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Re: why not multiple, short-lived HTTP/2 connections?

From: Mike Belshe <mike@belshe.com>
Date: Tue, 24 Jun 2014 12:55:21 -0700
Message-ID: <CABaLYCv7VK6wyqo-tm2E_dtaZg2-CKE3Sq3OYKfSDeWnaWOMzg@mail.gmail.com>
To: Peter Lepeska <bizzbyster@gmail.com>
Cc: HTTP Working Group <ietf-http-wg@w3.org>
On Tue, Jun 24, 2014 at 10:50 AM, <bizzbyster@gmail.com> wrote:

> I've raised this issue before on the list but it's been a while and
> reading Mark's ops guide doc (https://github.com/http2/http2-spec/wiki/Ops) I'm
> reminded that requiring the use of a single connection for HTTP/2 ("Clients
> SHOULD NOT open more than one HTTP/2 connection") still makes no sense to
> me. Due to multiplexing, HTTP/2 will naturally use FEWER connections than
> HTTP/1, which is a good thing, but requiring a single connection has the
> following drawbacks:
>
>
>    1. Servers must keep open idle connections, making load balancing more
>    complex and creating DOS vulnerability.
>
>
As others have mentioned, you don't have to do this.

>
>    1. Servers must turn off *tcp_slow_start_after_idle* in order for
>    browsers to get good performance, again creating DOS vulnerability.
>
> You also don't have to do this; it will drop back to init cwnd levels if
you do, just as though you had opened a fresh connection.


>
>    1. The number of simultaneous GET requests I'm able to upload in the
>    first round trip is limited to the compressed amount that can fit in a
>    single initcwnd. Yes compression helps with this but if I use multiple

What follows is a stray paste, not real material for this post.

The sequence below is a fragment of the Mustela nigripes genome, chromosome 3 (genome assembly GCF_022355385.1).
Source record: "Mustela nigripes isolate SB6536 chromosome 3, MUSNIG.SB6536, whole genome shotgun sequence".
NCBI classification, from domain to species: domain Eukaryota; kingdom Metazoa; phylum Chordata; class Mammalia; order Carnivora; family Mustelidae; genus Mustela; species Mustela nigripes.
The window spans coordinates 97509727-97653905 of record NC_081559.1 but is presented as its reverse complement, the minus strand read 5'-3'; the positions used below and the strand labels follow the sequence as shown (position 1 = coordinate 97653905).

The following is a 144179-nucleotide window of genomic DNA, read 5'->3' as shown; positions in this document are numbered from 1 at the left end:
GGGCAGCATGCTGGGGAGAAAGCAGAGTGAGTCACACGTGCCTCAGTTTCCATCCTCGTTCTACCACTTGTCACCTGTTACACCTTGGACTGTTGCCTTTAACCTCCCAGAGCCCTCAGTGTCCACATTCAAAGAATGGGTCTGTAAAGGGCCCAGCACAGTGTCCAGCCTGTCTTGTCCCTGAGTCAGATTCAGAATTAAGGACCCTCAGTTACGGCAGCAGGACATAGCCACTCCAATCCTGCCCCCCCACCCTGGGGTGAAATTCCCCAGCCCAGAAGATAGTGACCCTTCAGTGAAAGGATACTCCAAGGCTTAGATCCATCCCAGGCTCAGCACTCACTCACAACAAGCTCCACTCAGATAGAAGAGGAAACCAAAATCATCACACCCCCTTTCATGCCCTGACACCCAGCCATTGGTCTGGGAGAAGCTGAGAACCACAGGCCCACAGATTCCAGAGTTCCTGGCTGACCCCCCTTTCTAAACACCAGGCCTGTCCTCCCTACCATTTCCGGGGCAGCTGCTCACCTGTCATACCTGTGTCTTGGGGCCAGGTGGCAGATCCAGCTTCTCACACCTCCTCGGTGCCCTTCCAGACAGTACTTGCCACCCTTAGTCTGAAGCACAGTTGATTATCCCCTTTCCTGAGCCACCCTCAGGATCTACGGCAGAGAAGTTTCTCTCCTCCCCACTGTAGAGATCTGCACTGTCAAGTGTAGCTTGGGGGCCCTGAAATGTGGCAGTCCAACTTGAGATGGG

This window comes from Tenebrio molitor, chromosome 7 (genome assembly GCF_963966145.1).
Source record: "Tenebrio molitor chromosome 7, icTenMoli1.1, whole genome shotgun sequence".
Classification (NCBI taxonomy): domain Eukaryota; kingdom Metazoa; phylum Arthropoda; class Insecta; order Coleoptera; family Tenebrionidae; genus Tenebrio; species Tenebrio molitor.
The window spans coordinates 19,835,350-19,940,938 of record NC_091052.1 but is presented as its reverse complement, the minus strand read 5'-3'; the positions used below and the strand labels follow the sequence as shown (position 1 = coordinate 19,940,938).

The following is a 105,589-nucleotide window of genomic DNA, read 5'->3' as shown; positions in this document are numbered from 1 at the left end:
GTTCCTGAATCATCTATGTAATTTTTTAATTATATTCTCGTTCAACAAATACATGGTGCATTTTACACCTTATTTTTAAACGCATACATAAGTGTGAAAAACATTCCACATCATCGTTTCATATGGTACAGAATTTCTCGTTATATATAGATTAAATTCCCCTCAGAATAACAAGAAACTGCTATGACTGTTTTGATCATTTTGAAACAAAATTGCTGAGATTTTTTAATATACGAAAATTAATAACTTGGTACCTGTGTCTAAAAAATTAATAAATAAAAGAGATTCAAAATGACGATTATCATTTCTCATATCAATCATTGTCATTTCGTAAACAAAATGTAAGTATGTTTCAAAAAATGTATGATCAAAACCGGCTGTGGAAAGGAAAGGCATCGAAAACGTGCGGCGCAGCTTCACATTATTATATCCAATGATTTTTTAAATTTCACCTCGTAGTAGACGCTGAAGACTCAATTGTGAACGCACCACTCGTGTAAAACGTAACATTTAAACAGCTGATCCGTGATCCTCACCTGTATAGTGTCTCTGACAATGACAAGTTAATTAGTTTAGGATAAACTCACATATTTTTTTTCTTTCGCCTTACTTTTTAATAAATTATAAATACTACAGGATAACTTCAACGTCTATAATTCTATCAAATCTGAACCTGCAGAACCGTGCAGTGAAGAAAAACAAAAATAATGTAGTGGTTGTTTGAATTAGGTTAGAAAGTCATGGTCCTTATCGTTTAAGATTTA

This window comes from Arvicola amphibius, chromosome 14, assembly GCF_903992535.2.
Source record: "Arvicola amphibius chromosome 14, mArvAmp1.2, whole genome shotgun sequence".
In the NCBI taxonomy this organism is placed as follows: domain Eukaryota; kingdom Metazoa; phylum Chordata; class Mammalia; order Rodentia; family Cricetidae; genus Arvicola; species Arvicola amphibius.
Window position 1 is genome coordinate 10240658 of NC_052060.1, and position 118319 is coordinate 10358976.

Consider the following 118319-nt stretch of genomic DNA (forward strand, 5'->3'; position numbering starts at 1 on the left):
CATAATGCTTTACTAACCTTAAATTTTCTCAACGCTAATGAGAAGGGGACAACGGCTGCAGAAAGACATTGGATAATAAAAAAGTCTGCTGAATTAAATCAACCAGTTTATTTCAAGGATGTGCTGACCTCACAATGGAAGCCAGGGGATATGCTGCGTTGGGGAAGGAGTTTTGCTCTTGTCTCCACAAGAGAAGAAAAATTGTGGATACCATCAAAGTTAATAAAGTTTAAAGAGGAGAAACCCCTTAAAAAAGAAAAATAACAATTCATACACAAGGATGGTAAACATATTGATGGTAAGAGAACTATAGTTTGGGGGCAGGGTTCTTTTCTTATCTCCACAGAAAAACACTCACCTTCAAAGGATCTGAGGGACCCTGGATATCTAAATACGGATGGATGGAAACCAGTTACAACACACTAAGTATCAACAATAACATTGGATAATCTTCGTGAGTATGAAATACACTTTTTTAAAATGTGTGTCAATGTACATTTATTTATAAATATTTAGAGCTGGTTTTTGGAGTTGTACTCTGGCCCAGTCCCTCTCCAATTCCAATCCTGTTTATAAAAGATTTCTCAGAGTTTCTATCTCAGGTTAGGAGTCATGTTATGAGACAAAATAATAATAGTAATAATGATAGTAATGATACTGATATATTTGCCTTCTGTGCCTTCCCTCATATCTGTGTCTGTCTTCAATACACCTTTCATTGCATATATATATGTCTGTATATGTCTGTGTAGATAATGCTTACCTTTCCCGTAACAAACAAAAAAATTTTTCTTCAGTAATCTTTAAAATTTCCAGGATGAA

>    connections I will get the benefit of compression for the requests on the
>    same connection, in addition to having multiple initcwnds!
>
> It turns out that a larger initcwnd just works better anyway - there was a
tremendous amount of evidence supporting going up to 10, and that was
accepted at in the transport level already.


>
>    1. The amount of data I'm able to download in the first round trip is
>    limited to the amount that can fit in a single initcwnd.
>
> It turns out the browser doesn't really know how many connections to open
until that first resource is downloaded anyway.  Many out-of-band tricks
exist.


>
>    1. Head of line blocking is exacerbated by putting all objects on a
>    single connection.
>
> Yeah, this is true.  But overall, its still faster and more efficient.




>
> Multiple short-lived HTTP/2 connections gives us all the performance
> benefits of multiplexing without any of the operational or performance
> drawbacks. As a proxy and a browser implementor, I plan to use multiple
> HTTP/2 connections when talking to HTTP/2 servers because it seems like the
> right thing to do from a performance, security, and operational perspective.
>

When I tested the multi-connection scenarios they were all slower for me.
 In cases of severe packet loss, it was difficult to discern as expected.
 But overall, the reduced server resource use and the efficiency outweighed
the negatives.

Mike



>
> I know it's very late to ask this but can we remove the "SHOULD NOT"
> statement from the spec? Or, maybe soften it a little for those of us who
> cannot understand why it's there?
>
> Thanks,
>
> Peter
>
Received on Tuesday, 24 June 2014 19:55:48 UTC

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